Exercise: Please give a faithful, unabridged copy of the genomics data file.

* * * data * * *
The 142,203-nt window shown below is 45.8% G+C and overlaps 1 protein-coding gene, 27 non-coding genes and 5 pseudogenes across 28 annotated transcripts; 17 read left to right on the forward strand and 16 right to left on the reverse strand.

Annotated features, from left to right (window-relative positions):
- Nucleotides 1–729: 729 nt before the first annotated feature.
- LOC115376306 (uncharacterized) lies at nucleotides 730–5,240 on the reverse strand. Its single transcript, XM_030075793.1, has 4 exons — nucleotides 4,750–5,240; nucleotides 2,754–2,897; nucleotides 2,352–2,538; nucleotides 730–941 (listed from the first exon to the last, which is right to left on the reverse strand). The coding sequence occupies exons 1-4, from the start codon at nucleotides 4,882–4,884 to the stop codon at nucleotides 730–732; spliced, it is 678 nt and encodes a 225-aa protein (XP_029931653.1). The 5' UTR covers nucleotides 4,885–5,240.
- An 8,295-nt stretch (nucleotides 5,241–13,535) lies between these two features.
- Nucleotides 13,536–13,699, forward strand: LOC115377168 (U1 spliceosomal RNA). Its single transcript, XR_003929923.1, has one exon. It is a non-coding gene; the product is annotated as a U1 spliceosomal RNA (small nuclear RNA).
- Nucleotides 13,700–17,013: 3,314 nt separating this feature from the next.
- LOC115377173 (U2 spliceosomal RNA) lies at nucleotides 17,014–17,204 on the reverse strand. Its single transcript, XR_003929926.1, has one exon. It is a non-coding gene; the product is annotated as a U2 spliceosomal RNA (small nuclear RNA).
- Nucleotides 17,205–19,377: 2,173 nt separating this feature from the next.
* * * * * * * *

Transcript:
The 142,203-nt window shown below is 45.8% G+C and overlaps 1 protein-coding gene, 27 non-coding genes and 5 pseudogenes across 28 annotated transcripts; 17 read left to right on the forward strand and 16 right to left on the reverse strand.

Annotated features, from left to right (window-relative positions):
- Nucleotides 1–729: 729 nt before the first annotated feature.
- LOC115376306 (uncharacterized) lies at nucleotides 730–5,240 on the reverse strand. Its single transcript, XM_030075793.1, has 4 exons — nucleotides 4,750–5,240; nucleotides 2,754–2,897; nucleotides 2,352–2,538; nucleotides 730–941 (listed from the first exon to the last, which is right to left on the reverse strand). The coding sequence occupies exons 1-4, from the start codon at nucleotides 4,882–4,884 to the stop codon at nucleotides 730–732; spliced, it is 678 nt and encodes a 225-aa protein (XP_029931653.1). The 5' UTR covers nucleotides 4,885–5,240.
- An 8,295-nt stretch (nucleotides 5,241–13,535) lies between these two features.
- Nucleotides 13,536–13,699, forward strand: LOC115377168 (U1 spliceosomal RNA). Its single transcript, XR_003929923.1, has one exon. It is a non-coding gene; the product is annotated as a U1 spliceosomal RNA (small nuclear RNA).
- Nucleotides 13,700–17,013: 3,314 nt separating this feature from the next.
- LOC115377173 (U2 spliceosomal RNA) lies at nucleotides 17,014–17,204 on the reverse strand. Its single transcript, XR_003929926.1, has one exon. It is a non-coding gene; the product is annotated as a U2 spliceosomal RNA (small nuclear RNA).
- Nucleotides 17,205–19,377: 2,173 nt separating this feature from the next.